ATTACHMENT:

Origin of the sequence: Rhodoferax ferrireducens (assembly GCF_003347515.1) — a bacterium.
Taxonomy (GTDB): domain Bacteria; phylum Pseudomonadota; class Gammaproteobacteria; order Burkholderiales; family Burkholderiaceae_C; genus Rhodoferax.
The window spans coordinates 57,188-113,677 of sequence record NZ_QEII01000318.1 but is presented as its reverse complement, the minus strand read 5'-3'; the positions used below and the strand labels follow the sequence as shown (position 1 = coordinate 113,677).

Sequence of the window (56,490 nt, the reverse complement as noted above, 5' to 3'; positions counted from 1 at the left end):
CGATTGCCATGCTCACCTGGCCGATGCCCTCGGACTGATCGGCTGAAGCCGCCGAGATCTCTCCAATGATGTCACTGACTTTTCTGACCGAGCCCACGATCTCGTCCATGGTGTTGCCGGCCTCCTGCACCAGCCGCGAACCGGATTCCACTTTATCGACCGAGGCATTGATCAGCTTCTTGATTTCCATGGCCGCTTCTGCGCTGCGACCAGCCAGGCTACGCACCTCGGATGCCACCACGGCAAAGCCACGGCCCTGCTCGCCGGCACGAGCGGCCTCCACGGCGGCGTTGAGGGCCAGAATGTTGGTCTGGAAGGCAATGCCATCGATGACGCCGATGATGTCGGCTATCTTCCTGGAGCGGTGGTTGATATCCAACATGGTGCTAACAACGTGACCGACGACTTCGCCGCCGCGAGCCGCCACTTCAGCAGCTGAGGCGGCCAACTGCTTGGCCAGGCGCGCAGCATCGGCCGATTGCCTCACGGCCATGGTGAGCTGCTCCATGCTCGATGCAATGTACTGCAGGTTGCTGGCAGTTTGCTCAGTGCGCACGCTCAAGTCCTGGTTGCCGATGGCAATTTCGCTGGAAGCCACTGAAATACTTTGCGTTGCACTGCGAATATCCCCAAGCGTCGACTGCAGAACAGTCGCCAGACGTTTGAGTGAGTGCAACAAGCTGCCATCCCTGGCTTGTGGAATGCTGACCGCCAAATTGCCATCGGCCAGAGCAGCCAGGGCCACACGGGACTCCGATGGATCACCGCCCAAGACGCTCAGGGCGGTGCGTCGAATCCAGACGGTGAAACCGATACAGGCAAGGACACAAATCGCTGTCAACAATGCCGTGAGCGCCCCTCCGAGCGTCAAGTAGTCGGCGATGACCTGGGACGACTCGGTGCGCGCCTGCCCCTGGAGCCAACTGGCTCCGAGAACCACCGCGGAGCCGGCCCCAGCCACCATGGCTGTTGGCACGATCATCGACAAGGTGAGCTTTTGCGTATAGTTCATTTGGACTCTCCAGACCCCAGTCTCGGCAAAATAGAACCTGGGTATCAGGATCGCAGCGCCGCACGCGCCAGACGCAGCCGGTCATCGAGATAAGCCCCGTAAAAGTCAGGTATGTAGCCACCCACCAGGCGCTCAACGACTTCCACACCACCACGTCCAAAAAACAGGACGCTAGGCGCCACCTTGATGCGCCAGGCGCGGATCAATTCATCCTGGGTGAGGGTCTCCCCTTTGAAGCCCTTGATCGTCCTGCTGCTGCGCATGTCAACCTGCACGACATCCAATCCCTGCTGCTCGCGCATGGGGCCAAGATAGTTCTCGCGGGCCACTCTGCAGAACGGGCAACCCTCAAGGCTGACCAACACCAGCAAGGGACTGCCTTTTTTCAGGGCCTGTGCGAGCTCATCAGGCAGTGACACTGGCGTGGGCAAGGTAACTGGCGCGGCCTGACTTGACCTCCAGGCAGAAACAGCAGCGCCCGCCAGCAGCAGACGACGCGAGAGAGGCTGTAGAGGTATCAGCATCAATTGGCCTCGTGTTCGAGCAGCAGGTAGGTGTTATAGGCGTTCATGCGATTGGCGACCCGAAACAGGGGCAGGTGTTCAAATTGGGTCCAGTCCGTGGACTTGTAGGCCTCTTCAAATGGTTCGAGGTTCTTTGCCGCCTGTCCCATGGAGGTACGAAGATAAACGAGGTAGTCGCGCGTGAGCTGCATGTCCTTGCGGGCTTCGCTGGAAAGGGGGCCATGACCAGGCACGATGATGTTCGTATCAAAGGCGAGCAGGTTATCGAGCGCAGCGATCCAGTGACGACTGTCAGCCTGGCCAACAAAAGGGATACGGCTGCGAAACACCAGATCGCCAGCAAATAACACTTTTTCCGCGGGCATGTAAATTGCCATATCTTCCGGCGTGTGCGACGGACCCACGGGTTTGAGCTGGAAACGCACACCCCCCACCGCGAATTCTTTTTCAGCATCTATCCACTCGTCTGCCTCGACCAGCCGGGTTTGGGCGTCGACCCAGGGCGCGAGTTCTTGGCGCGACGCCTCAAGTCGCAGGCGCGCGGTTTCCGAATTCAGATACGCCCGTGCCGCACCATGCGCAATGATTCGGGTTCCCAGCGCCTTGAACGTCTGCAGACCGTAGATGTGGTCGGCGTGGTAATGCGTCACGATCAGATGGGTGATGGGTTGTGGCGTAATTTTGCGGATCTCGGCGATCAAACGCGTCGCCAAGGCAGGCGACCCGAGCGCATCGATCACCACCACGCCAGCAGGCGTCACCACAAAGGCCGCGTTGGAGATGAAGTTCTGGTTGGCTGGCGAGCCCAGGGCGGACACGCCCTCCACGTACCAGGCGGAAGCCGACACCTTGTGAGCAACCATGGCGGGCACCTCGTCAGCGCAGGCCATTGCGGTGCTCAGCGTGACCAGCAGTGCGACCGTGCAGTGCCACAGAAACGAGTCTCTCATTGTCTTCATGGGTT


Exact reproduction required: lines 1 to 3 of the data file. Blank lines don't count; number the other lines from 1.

Origin of the sequence: Rhodoferax ferrireducens (assembly GCF_003347515.1) — a bacterium.
Taxonomy (GTDB): domain Bacteria; phylum Pseudomonadota; class Gammaproteobacteria; order Burkholderiales; family Burkholderiaceae_C; genus Rhodoferax.
The window spans coordinates 57,188-113,677 of sequence record NZ_QEII01000318.1 but is presented as its reverse complement, the minus strand read 5'-3'; the positions used below and the strand labels follow the sequence as shown (position 1 = coordinate 113,677).